Making a Living as a Professional Sailor, Brian Hancock

 

“A Different Skillset On The Seas Distinguishes The Professional Sailor”

Highlights from this Segment

– Two requirements to be paid as a professional sailor in an ocean race

– If you are this type of sailor, do not apply

– Types of corporate sponsorship involved in these races

– The budget is how much?

(transcript for this segment)  

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Here’s what you’ll discover in this presentation…

  • What’s changed over the years to take sailing from an amateur sport to top of the game earning a decent living
  • One technique Captains use for setting their pay rate while cruising
  • Why racing wins over cruising
  • The truth about making money as a sailor
  • What qualifications racing boat owners look for in their lead sailor
  • The #1 drawback to making a living as a professional sailor 
  • Different ways to survive financially when crewing on a racing boat
  • What you need to know about being at sea during an ocean race
  • The major differences between racing as crew versus solo racing
  • How professional sailing affects your resume

About Brian Hancock

Brian Hancock is arguably one of the most experienced offshore sailors in the U.S. He has logged over a quarter million offshore miles racing both fully crewed as well as solo. Brian has competed in three Whitbread Round the World Races. In 2007, Brian co-founded his around-the-world race, The Portimao Global Ocean Race. He’s authored seven books including his latest memoir: “Grabbing the World”.

Transcription

Robin: Ok, So what changed over the years to take sailing from an amateur sport, to one where those at the top of the game can earn a very decent living?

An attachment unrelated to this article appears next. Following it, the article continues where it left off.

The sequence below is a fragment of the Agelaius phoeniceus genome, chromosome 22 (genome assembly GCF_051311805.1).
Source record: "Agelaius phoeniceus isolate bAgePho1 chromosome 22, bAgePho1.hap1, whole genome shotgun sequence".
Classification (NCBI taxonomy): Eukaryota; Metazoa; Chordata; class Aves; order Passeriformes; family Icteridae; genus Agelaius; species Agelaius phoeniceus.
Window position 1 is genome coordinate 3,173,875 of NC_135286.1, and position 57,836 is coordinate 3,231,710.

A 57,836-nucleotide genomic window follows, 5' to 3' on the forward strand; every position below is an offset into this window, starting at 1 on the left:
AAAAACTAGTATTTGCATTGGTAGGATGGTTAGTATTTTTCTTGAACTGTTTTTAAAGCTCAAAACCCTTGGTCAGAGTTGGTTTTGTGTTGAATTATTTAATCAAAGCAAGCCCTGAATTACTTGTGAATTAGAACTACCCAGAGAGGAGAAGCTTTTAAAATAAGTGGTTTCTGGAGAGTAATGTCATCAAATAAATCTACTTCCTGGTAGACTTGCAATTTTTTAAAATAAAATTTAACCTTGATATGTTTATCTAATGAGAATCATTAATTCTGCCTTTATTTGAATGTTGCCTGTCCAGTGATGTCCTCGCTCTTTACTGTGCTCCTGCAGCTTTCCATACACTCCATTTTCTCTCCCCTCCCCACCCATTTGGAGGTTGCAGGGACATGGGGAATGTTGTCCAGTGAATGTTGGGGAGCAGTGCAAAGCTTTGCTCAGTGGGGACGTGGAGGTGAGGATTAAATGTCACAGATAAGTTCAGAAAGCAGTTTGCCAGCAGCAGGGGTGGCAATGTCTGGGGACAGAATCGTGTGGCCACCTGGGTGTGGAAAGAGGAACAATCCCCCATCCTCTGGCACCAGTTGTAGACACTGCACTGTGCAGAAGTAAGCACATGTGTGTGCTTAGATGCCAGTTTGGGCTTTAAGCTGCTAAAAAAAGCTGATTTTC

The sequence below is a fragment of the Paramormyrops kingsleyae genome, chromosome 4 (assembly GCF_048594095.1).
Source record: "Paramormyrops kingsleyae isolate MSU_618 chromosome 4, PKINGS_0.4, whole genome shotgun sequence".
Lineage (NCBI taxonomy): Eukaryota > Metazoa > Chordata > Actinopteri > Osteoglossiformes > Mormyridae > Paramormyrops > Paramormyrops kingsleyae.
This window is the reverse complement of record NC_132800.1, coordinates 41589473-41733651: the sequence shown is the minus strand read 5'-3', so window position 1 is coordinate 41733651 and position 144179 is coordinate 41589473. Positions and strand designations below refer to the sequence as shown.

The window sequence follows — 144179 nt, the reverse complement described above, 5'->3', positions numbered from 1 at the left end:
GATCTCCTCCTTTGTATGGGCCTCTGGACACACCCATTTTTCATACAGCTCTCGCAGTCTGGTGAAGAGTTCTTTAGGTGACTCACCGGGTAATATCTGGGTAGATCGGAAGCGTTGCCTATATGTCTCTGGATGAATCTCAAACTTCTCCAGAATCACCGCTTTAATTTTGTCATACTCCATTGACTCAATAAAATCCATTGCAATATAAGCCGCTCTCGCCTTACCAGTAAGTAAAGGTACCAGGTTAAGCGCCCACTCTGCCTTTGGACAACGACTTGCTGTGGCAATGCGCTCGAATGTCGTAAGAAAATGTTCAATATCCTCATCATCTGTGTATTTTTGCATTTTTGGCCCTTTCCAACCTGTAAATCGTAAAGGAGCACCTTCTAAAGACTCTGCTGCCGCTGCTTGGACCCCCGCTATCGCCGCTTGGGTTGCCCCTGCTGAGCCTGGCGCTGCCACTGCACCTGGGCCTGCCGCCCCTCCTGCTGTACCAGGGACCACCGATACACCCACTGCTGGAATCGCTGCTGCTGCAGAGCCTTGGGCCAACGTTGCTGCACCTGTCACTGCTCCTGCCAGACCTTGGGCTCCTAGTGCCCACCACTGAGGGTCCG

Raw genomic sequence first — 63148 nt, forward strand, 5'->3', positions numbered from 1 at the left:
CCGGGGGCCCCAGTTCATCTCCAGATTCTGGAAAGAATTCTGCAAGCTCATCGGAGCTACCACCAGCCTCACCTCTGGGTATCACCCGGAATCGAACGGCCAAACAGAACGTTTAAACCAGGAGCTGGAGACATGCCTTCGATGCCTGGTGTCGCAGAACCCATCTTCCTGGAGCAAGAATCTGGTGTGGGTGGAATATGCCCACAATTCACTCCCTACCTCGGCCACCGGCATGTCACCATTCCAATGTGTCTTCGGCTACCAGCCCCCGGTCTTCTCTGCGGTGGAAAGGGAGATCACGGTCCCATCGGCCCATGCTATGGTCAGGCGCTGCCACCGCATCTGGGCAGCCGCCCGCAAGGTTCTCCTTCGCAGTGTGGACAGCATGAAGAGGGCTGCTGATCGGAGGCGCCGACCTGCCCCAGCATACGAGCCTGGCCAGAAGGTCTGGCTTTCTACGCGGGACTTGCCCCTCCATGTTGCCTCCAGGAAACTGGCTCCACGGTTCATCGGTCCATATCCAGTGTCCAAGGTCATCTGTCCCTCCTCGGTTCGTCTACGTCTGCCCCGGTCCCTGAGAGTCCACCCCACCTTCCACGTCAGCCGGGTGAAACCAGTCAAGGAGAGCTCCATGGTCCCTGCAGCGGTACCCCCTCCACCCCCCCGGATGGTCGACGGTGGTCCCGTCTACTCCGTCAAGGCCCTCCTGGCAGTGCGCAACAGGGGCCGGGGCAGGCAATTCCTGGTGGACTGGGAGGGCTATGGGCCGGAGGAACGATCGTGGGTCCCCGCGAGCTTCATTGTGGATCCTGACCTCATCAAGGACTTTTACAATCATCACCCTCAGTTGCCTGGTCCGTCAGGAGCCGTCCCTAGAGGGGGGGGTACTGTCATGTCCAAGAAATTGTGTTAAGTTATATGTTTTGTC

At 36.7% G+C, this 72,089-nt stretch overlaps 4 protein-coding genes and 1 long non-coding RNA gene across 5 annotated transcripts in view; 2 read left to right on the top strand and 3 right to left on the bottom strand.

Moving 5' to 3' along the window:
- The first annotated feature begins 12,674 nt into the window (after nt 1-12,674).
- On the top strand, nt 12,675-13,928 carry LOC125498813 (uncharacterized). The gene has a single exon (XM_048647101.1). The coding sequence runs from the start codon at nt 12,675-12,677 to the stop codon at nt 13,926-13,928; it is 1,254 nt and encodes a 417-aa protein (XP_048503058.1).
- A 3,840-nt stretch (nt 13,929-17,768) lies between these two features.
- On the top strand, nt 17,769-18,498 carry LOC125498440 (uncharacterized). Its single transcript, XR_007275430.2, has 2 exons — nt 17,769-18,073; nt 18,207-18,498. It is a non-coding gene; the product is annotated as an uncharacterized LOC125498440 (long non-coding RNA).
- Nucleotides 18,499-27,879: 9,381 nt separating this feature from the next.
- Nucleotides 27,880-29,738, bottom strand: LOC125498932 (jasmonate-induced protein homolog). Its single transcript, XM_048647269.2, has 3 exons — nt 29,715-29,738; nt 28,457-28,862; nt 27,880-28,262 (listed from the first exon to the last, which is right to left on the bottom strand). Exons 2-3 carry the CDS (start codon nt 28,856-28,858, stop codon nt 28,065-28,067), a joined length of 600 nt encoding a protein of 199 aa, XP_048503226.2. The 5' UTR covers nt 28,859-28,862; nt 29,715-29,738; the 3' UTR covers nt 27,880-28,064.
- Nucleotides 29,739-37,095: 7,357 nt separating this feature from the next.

Brian: Well, back, way back that the 70’s was so long ago, it was a long time ago. There was no such thing as sort of professional sailing on any level. There were a couple of round-the-world races but they were really rag-tag events. You know, the 30 Whitbread races, Whitbread is now the Volvo Ocean Race, those races were sailed by sort of rich owners and a rag tag bunch of adventurers sailing the boats. Even my first Whitbread race, oddly enough that since we’re talking today that boat was owned by an American by the name of Neil Bergt it’s called Alaska Eagle. And, he took us down to Washington DC to meet Ronald Reagan and to meet the Senator from Alaska Ted Stevens who tragically died this week. And Ted Stevens, well, I was actually living in the US illegally. I was here with expired green card, with expired visa and there I was in Washington DC with Ted Stevens, Ted Kennedy and supposed to be Ronald Reagan but unfortunately, Ronald Reagan was shot a few days before so he didn’t show up. He was – John Hinckley had other plans for the president. But, that’s just by way of saying the owner of the boat was a rich Alaska businessman, hence his connections to a good Alaska Senator and he fronted the bills and the boat was called Alaskan Eagle and off it went. Four years later when I did my second race there were a bunch of sponsored entries in the race. There was – I was on a boat called Drum, which was owned and I guess sponsored in some respects by the rock group Duran Duran. They didn’t name the boat Duran Duran or anything like that but the owners of the boat were from the group. But there were other boats in the fleet that had sponsorship. Once you start to get money for an Around-The-World Race from a sponsor, then the sponsor wants something back in return. What they want really is not a bunch of rag tag sailors sailing around the world, they want results and they also want their names on the boat, they want the boat and the crew to reflect their brand. And ah, so that was ’85. By ’89, the Whitbread Race had become really a big deal and all the entries were sponsored. The budgets were such that one person or two people couldn’t put the budget together. You had to get corporate interest and big companies like Steinlager Beer and Fisherman Pico, they were plant makers from New Zealand. They had big budgets. Four or five or six million dollars for a boat and they didn’t want just anybody sailing the boats, they wanted people that could win and produce results and in order to get those people they were prepared to pay. So they went out and they sought the best and the best applied for the job and the money they were offering was good so that there would be some competitive competition amongst the crew to get on the boats, so it sort of escalated from there. I guess back in those days the budget was about, I suppose for a big maxi boat $6 million. Now to do a Volvo Ocean Race campaign you’re looking at $50m or even more.

Robin: Wow! …        

 

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